[, on board the wrote.]

Went on board the Dublin.

[ Read the full journal for: Friday 1 July 1836 ]


Saturday 2 July 1836

[, on board the wrote.]

The Captain informed me that the ship was cleared and that all his crew were engaged. Meant to sail next morning. ½ past 9 P.M. Captain Rolls came on board to say that business would prevent his going tomorrow; he attributed the delay to the Consul. The Consul stated to Captain Lipson that the only [...]

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Sunday 3 July 1836

[, on board the wrote.]

3rd. Sunday.  Went on shore with the Lipsons.

[ Read the full journal for: Sunday 3 July 1836 ]


Monday 4 July 1836

[, on board the wrote.]

4th. Monday.  Captain Rolls went on shore, and sent for Kingston. Captain Lipson received a note from Mr. Gilbert saying it was Kingston’s desire that he should be made acquainted with the fact that he had ascertained at the Consul’s that Hudson retained the Captain’s papers as security for the ship’s supplies, till he received a bottomry [...]

[ Read the full journal for: Monday 4 July 1836 ]


Tuesday 5 July 1836

[, on board the wrote.]

5th. Tuesday. At 10 o’clock the A port health officer who inspects the health of all on board, usually upon arrival at a foreign port. A ship remains in quarantine on arrival in port until it has been granted its certificate of pratique. Pratique officer arrived on board and the ship got under weigh steering S. by E. Wind from the eastward.

[ Read the full journal for: Tuesday 5 July 1836 ]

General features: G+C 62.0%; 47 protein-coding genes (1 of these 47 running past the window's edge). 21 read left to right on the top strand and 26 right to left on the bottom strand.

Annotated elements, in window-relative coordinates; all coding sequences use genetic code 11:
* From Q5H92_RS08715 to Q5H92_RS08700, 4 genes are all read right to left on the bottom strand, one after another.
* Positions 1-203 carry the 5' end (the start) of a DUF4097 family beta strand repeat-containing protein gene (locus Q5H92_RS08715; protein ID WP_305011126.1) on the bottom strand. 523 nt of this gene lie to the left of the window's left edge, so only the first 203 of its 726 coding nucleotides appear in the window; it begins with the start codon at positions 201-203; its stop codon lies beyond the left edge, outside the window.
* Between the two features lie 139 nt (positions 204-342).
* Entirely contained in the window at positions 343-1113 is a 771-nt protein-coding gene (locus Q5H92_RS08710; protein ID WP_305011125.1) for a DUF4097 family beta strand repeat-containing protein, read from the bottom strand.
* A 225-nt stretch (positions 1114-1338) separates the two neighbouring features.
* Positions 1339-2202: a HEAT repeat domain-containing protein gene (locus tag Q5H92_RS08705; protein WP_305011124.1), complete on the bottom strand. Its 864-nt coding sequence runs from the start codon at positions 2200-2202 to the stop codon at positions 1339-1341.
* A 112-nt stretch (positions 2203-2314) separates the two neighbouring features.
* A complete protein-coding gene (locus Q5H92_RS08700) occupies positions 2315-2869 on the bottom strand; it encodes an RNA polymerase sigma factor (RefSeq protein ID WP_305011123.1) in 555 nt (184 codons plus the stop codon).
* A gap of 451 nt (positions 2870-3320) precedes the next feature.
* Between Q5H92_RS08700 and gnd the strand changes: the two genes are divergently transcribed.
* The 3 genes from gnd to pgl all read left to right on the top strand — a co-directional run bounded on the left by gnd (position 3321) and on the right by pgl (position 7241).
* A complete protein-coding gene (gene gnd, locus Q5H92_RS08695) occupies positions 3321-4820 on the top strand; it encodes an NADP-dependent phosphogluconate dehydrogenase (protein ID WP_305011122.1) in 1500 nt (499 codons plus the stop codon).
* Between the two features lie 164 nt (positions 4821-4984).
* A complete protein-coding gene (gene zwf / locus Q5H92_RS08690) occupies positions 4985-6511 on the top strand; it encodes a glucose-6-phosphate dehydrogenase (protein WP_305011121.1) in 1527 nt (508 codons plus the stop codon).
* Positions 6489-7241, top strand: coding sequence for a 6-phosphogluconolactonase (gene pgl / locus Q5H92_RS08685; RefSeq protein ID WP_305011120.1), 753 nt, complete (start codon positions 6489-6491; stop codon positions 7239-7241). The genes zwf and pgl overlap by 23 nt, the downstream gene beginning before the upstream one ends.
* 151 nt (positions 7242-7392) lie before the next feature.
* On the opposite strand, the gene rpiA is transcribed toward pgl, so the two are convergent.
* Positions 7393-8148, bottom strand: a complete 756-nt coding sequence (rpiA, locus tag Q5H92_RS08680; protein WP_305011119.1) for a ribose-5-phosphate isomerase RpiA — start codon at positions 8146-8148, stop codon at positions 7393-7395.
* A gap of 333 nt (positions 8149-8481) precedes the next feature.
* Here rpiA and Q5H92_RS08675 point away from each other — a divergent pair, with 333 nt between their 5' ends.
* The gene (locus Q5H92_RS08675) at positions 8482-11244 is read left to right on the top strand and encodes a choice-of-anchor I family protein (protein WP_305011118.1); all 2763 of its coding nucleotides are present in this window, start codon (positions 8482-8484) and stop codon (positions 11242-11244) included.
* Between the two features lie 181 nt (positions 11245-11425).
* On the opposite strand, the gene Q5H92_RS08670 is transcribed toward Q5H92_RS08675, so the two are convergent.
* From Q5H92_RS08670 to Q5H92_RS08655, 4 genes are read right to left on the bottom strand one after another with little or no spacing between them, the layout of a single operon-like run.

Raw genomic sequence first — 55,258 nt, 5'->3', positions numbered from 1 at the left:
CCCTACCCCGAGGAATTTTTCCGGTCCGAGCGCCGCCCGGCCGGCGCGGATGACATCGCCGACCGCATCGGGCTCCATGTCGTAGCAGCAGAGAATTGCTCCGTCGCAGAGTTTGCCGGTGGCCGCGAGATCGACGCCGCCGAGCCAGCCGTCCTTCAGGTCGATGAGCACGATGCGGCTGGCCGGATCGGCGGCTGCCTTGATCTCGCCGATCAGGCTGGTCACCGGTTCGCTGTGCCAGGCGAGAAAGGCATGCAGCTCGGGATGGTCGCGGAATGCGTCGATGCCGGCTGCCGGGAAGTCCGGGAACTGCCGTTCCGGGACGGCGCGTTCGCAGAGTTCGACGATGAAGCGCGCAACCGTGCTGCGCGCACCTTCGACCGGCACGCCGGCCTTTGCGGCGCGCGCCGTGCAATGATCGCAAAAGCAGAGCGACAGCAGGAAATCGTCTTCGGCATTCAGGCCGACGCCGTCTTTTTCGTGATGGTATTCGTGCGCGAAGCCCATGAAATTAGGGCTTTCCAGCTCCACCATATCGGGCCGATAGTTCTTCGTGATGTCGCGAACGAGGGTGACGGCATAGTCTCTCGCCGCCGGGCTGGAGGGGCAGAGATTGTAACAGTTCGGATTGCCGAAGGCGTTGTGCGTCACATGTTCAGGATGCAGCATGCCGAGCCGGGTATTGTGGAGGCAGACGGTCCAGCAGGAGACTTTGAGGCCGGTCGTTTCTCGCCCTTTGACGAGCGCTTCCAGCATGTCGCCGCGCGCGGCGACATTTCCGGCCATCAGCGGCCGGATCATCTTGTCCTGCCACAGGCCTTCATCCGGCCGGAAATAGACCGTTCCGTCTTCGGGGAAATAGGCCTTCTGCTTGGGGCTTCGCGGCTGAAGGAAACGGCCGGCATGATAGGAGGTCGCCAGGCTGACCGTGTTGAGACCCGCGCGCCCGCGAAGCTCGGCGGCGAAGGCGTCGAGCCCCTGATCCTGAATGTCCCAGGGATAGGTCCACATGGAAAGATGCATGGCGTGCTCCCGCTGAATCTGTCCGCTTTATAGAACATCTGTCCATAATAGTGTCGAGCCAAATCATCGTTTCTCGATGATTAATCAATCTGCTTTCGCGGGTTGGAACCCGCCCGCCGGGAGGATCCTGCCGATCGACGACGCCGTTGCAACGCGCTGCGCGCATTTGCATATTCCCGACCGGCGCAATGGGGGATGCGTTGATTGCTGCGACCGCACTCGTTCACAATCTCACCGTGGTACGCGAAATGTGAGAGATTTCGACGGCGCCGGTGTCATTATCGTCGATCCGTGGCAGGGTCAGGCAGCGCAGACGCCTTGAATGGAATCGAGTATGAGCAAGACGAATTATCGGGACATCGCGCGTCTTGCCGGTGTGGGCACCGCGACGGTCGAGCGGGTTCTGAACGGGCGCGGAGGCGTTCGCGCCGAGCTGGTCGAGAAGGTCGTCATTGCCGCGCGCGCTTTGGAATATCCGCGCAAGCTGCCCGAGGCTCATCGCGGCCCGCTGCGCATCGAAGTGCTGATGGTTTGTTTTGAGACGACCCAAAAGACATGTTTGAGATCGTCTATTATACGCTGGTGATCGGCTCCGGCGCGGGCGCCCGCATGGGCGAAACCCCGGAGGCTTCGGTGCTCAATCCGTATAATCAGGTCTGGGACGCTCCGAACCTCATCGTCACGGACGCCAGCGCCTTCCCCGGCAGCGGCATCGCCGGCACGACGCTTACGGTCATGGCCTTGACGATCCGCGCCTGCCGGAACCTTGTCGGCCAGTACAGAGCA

Wednesday 6 July 1836

[, on board the wrote.]

6 July. Made 136 miles southing ship’s head S.S.E close-hauled on the Larboard tack. 3. o’clock, squalls.

[ Read the full journal for: Wednesday 6 July 1836 ]


Thursday 7 July 1836

[, on board the wrote.]

7th. Thursday.  Captain Lipson offered to Kingston to divide the crew into watches, and teach them the management of the ship, Kingston replied he must consider. N.B. Previous to this I had observed to Kingston the necessity of putting his men on duty to learn the management of the ship.

Latitude is the distance of a point north or south of the equator as measured in degrees. The poles are at 90 degrees north and south. Lat. At noon 27.8. Steering S.E. by South. 5 The speed of ship or wind in nautical miles per hour. A float is dropped overboard and the speed is indicated by the rate at which the ship sails away from it. Spacing of knots in the log-line connected to the float is in same proportion to a mile as the half-minute sandglass used is to an hour, thus the number knots counted off in the time is the speed in knots. knots .

[ Read the full journal for: Thursday 7 July 1836 ]


Friday 8 July 1836

[, on board the wrote.]

8th. Friday.  Set studding sails at 8 o’clock, wind from the N.E. Lat. 29.6. Yesterday Captain Rolls told Captain Lipson that on his arrival  in Rio, Hudson the Agent agreed to take his Bill for cash and supplies for tthe ship, but that when all the stores were on board he demanded a bottomry bill. [...]

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Saturday 9 July 1836

[, on board the wrote.]

9th. Saturday.  Yesterday Kingston complained of the biscuits.

Latitude is the distance of a point north or south of the equator as measured in degrees. The poles are at 90 degrees north and south. Lat. 29.30. Longitude is the distance, measured in degrees, of the meridian on which a point lies to the meridian of Greenwich. On the other side of the earth to Greenwich is a point with a longitude of both 180 degrees east and 180 degrees west. Long 39.1. Wind on the The old term for the left hand side of a ship looking forward. The right hand side is starboard. To avoid mis-hearing an order, it is now referred to as ‘port’. Larboard quarter since 10 o’clock.

[ Read the full journal for: Saturday 9 July 1836 ]


Friday 29 July 1836

[, on board the wrote.]

passed the Cape in Latitude
37½. This day the Steerage passengers
refused to get a cask of biscuits from the hold
for themselves.

[ Read the full journal for: Friday 29 July 1836 ]